Ophthalmology, pharmacology and surgery quickly emerged as medical specialties in the Islamic World as demonstrated by the number of dedicated monographs. Other topics such as anatomy, bloodletting or embryology were also sometimes the subject of monographs, but these did not become as influential as encyclopaedias chapters on the same topics.


Ophthalmological works composed as early as in the 9th cent. AD/3rd cent. AH already show very advanced knowledge: grounded in theories inherited from the Hellenic World, they included intricate surgical procedures to treat common eye diseases like cataracts. One of the most renowned works from the early period is تذكرة الكحالين  /Tadhkirat al-Kaḥḥālīn [Memorandum of the oculists] by ʿAlī ibn ʿĪsá[13] (11th cent. AD/5th cent. AH). A few centuries later, in the 14th cent. AD/9th cent. AH, Ibn al-Nafīs compiled in a systematic way the ophthalmological knowledge of the time in/ كتاب المهذب في طب العين  Kitāb al-Muhadhdhab fī ṭibb al-ʿayn [Ophthalmology manual].

جلاء العيون لحكيم شليم فلمنكي / Jalā’ al-‘uyūn [Clarity of the Eyes] by Ḥakīm Shalīm Falamankī, 1863. Osler Library of the History of Medicine


Physicians in the Islamic Era commonly used the 500 substances described in Dioscorides’ Compendium in addition to drugs used in Indian and Persian medicine. The 10th cent. AD/4th cent. AH writings of Qustā ibn Lūqā[14] included drugs such as camphor or ammoniac that were unknown at the time to Greek and European physicians. In the 12th cent. AD/6th cent. AH, al-Ghafīqī[15] compiled a list of medicinal substances ordered alphabetically entitled كتاب الأدوية المفردة / Kitāb al-adwiyāʾ al-mufradah [The book of simple drugs].

This work served as a basis for a later manual authored by Ibn al-Baytar[16] (13th cent. AD/7th cent. AH) that presented a total of 1,400 medicaments and became a reference for many subsequent guides in the Islamic World and beyond.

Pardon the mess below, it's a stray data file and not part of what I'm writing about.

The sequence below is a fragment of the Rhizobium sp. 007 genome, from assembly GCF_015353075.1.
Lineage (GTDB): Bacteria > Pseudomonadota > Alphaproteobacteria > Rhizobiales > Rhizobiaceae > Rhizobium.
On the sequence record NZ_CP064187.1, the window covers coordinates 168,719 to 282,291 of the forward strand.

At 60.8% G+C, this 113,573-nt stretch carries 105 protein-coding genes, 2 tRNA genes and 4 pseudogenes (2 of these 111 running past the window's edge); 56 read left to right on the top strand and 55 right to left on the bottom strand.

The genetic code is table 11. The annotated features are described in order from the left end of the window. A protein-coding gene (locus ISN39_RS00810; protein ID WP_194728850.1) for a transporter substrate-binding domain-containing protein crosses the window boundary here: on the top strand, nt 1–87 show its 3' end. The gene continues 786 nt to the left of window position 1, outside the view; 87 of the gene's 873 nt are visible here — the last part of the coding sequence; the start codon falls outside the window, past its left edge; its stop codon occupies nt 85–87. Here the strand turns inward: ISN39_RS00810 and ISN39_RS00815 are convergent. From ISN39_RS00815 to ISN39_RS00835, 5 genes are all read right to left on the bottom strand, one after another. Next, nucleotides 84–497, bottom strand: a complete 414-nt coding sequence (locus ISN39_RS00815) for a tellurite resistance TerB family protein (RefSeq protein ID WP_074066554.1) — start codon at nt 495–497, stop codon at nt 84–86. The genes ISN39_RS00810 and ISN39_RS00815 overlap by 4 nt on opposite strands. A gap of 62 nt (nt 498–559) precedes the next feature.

/ كتاب الأدوية المفردة للغافقي Kitāb al-adwiyah al-mufradah by al-Ghafīqī, 1256. Osler Library of the History of Medicine


Many physicians in the medieval Islamic medical tradition were interested in surgery. One of the most famous surgeons was al-Zahrāwī[17] (11th cent. AD/5th cent. AH) whose thirty-volume encyclopaedia entitled/ كتاب التصريف لمن عجز عن التأليف  Kitāb al-Taṣrīf li-man ʿajiza ʿan al-taʾlīf [The arrangement of medical knowledge for one who is not able to compile a book himself] was quoted over 200 times by 14th cent. AD/9th cent. AH French surgeon Guy de Chauliac.[18]

Another important contributor to surgical knowledge was Abū al-Faraj ibn al-Quff[19] (13th cent. AD/7th cent. AH) who composed a substantial monograph on surgery, كتاب العمدة في صناعة الجراحة / Kitāb al-ʿUmdah fī ṣināʿat al-jirāḥah [The mainstay in the art of surgery], which comprised twenty chapters covering anatomy, physiology, general surgical principles, and a pharmacopoeia (recipes for compound drugs used in surgery).

التصريف لمن عجز عن التأليف الزهراوي / Al-Taṣrīf liman ‘ajiza ‘an al-ta’līf by al-Zahrāwī, (11th cent.). Bibliothèque Nationale du Royaume du Maroc

[13] ʿAlī ibn ʿIsá al-Kaḥḥāl. علي بن عيسى الكحال (Iraq, died 1038 or 1039 AD/429 or 430 AH) was the best known oculist (kaḥḥāl) of the Arabs. His work, the Tad̲h̲kirat al-Kaḥḥālīn , is the oldest Arabic work on ophthalmology that survived in the original. This comprehensive treatise was translated into Hebrew and Latin in the 15th century A.D.

[14] Qustā ibn Lūqā. قسطا ابن لوقا (Syria, died 912 or 913 AD/299 or 300 AH) worked as a physician and translator -he was fluent in Greek, Syriac and Arabic-.  His medical works include treatises on gout, infectious diseases, insomnia, fevers, types of crises in illnesses, the pulse, paralysis-types, causes and treatment, the four “humours”, and phlebotomy. 

[15] Al-Ghāfiqi. أبو جعفر أحمد بن محمد الغافقي (Spain, 12th cent. AD/6th cent. AH) was regarded as the best expert on drugs of his time.

[16] Ibn al-Bayār. ابن البيطار (Spain, died 1248 AD/646 AH) was a botanist and pharmacologist. Some historians consider he plagiarized al-Ghafiqi’s Kitāb fī l-adwiya al-mufrada to compose his al-Jāmiʿ li-mufradāt al-adwiya wa-al-ag̲h̲d̲h̲iya.

[17] Abū al-Qāsim  al-Zahrāwī -or Abulcassis-. أبو القاسم الزهراوي (Spain, 936-1013 AD/ 324-404 AH) was an innovative physician, surgeon and chemist whose influence continued for centuries and extended far beyond the frontiers of the Muslim Worlds.

[18] Guy de Chauliac (France, 1300-1368 AD) was a physician and surgeon famous for his treatise Chirurgia Magna that was translated in numerous languages and served as a reference until the 16th century.